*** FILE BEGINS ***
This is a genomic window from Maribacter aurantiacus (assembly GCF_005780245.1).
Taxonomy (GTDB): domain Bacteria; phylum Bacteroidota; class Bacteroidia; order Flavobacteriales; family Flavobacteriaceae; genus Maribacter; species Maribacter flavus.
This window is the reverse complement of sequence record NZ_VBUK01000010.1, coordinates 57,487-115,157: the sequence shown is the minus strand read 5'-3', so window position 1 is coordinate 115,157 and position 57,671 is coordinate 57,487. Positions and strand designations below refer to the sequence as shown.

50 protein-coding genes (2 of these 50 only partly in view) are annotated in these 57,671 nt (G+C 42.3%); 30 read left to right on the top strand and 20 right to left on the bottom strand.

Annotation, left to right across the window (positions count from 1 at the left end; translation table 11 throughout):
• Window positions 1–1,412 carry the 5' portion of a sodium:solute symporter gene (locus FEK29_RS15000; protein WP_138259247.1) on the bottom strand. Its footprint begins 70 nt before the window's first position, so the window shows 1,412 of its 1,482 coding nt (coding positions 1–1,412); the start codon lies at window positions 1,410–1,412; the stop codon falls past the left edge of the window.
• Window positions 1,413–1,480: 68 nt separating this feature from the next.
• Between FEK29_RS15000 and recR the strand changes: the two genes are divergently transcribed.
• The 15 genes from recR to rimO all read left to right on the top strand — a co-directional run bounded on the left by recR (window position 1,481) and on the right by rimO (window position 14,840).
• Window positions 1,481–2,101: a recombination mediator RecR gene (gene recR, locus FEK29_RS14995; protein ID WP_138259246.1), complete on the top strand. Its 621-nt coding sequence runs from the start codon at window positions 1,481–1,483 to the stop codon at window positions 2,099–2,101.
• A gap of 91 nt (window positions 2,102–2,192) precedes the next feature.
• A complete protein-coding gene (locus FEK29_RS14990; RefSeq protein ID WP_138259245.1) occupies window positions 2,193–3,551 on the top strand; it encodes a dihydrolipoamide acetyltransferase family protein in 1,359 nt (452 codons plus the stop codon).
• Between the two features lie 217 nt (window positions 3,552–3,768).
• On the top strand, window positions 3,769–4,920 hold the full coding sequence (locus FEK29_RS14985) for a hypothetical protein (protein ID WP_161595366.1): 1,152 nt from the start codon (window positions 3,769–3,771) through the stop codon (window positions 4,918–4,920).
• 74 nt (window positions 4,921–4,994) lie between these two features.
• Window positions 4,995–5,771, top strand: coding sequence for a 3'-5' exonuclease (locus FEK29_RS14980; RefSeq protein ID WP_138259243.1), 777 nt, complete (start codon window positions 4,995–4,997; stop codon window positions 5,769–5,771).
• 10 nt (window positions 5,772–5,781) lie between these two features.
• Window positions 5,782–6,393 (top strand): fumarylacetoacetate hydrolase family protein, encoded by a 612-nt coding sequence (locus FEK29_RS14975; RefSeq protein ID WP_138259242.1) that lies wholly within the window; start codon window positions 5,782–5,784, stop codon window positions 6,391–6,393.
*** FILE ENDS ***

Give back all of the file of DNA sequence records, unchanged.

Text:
This is a genomic window from Maribacter aurantiacus (assembly GCF_005780245.1).
Taxonomy (GTDB): domain Bacteria; phylum Bacteroidota; class Bacteroidia; order Flavobacteriales; family Flavobacteriaceae; genus Maribacter; species Maribacter flavus.
This window is the reverse complement of sequence record NZ_VBUK01000010.1, coordinates 57,487-115,157: the sequence shown is the minus strand read 5'-3', so window position 1 is coordinate 115,157 and position 57,671 is coordinate 57,487. Positions and strand designations below refer to the sequence as shown.

50 protein-coding genes (2 of these 50 only partly in view) are annotated in these 57,671 nt (G+C 42.3%); 30 read left to right on the top strand and 20 right to left on the bottom strand.

Annotation, left to right across the window (positions count from 1 at the left end; translation table 11 throughout):
• Window positions 1–1,412 carry the 5' portion of a sodium:solute symporter gene (locus FEK29_RS15000; protein WP_138259247.1) on the bottom strand. Its footprint begins 70 nt before the window's first position, so the window shows 1,412 of its 1,482 coding nt (coding positions 1–1,412); the start codon lies at window positions 1,410–1,412; the stop codon falls past the left edge of the window.
• Window positions 1,413–1,480: 68 nt separating this feature from the next.
• Between FEK29_RS15000 and recR the strand changes: the two genes are divergently transcribed.
• The 15 genes from recR to rimO all read left to right on the top strand — a co-directional run bounded on the left by recR (window position 1,481) and on the right by rimO (window position 14,840).
• Window positions 1,481–2,101: a recombination mediator RecR gene (gene recR, locus FEK29_RS14995; protein ID WP_138259246.1), complete on the top strand. Its 621-nt coding sequence runs from the start codon at window positions 1,481–1,483 to the stop codon at window positions 2,099–2,101.
• A gap of 91 nt (window positions 2,102–2,192) precedes the next feature.
• A complete protein-coding gene (locus FEK29_RS14990; RefSeq protein ID WP_138259245.1) occupies window positions 2,193–3,551 on the top strand; it encodes a dihydrolipoamide acetyltransferase family protein in 1,359 nt (452 codons plus the stop codon).
• Between the two features lie 217 nt (window positions 3,552–3,768).
• On the top strand, window positions 3,769–4,920 hold the full coding sequence (locus FEK29_RS14985) for a hypothetical protein (protein ID WP_161595366.1): 1,152 nt from the start codon (window positions 3,769–3,771) through the stop codon (window positions 4,918–4,920).
• 74 nt (window positions 4,921–4,994) lie between these two features.
• Window positions 4,995–5,771, top strand: coding sequence for a 3'-5' exonuclease (locus FEK29_RS14980; RefSeq protein ID WP_138259243.1), 777 nt, complete (start codon window positions 4,995–4,997; stop codon window positions 5,769–5,771).
• 10 nt (window positions 5,772–5,781) lie between these two features.
• Window positions 5,782–6,393 (top strand): fumarylacetoacetate hydrolase family protein, encoded by a 612-nt coding sequence (locus FEK29_RS14975; RefSeq protein ID WP_138259242.1) that lies wholly within the window; start codon window positions 5,782–5,784, stop codon window positions 6,391–6,393.